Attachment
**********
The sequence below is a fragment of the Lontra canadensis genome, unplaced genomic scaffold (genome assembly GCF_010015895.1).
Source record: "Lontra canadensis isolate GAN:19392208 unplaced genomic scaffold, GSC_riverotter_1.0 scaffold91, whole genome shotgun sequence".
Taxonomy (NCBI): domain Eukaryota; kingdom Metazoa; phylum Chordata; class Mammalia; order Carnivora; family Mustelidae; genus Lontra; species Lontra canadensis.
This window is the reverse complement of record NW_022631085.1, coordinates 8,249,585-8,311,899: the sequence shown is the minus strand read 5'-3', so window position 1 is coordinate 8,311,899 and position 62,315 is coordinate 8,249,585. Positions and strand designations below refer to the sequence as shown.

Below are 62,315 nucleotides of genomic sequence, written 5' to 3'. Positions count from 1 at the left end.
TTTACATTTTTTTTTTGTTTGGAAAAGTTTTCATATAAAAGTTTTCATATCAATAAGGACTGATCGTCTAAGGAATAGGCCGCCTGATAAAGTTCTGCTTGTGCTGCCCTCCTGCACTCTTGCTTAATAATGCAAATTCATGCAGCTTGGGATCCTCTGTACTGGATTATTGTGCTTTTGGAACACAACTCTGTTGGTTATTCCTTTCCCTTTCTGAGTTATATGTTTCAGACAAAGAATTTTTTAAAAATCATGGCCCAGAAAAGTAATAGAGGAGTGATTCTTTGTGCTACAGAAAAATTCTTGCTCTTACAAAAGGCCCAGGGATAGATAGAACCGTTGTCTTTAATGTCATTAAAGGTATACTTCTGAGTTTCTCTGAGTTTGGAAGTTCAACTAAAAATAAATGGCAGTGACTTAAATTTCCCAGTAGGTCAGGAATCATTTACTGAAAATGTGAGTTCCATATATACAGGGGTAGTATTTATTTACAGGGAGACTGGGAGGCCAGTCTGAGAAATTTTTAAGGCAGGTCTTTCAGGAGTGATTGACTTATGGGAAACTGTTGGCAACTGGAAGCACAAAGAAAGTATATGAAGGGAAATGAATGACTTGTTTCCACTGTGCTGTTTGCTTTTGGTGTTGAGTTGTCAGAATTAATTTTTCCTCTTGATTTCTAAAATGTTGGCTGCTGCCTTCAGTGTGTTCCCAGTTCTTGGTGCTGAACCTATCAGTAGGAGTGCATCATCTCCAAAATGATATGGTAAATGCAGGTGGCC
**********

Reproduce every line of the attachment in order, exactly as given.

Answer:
The sequence below is a fragment of the Lontra canadensis genome, unplaced genomic scaffold (genome assembly GCF_010015895.1).
Source record: "Lontra canadensis isolate GAN:19392208 unplaced genomic scaffold, GSC_riverotter_1.0 scaffold91, whole genome shotgun sequence".
Taxonomy (NCBI): domain Eukaryota; kingdom Metazoa; phylum Chordata; class Mammalia; order Carnivora; family Mustelidae; genus Lontra; species Lontra canadensis.
This window is the reverse complement of record NW_022631085.1, coordinates 8,249,585-8,311,899: the sequence shown is the minus strand read 5'-3', so window position 1 is coordinate 8,311,899 and position 62,315 is coordinate 8,249,585. Positions and strand designations below refer to the sequence as shown.

Below are 62,315 nucleotides of genomic sequence, written 5' to 3'. Positions count from 1 at the left end.
TTTACATTTTTTTTTTGTTTGGAAAAGTTTTCATATAAAAGTTTTCATATCAATAAGGACTGATCGTCTAAGGAATAGGCCGCCTGATAAAGTTCTGCTTGTGCTGCCCTCCTGCACTCTTGCTTAATAATGCAAATTCATGCAGCTTGGGATCCTCTGTACTGGATTATTGTGCTTTTGGAACACAACTCTGTTGGTTATTCCTTTCCCTTTCTGAGTTATATGTTTCAGACAAAGAATTTTTTAAAAATCATGGCCCAGAAAAGTAATAGAGGAGTGATTCTTTGTGCTACAGAAAAATTCTTGCTCTTACAAAAGGCCCAGGGATAGATAGAACCGTTGTCTTTAATGTCATTAAAGGTATACTTCTGAGTTTCTCTGAGTTTGGAAGTTCAACTAAAAATAAATGGCAGTGACTTAAATTTCCCAGTAGGTCAGGAATCATTTACTGAAAATGTGAGTTCCATATATACAGGGGTAGTATTTATTTACAGGGAGACTGGGAGGCCAGTCTGAGAAATTTTTAAGGCAGGTCTTTCAGGAGTGATTGACTTATGGGAAACTGTTGGCAACTGGAAGCACAAAGAAAGTATATGAAGGGAAATGAATGACTTGTTTCCACTGTGCTGTTTGCTTTTGGTGTTGAGTTGTCAGAATTAATTTTTCCTCTTGATTTCTAAAATGTTGGCTGCTGCCTTCAGTGTGTTCCCAGTTCTTGGTGCTGAACCTATCAGTAGGAGTGCATCATCTCCAAAATGATATGGTAAATGCAGGTGGCC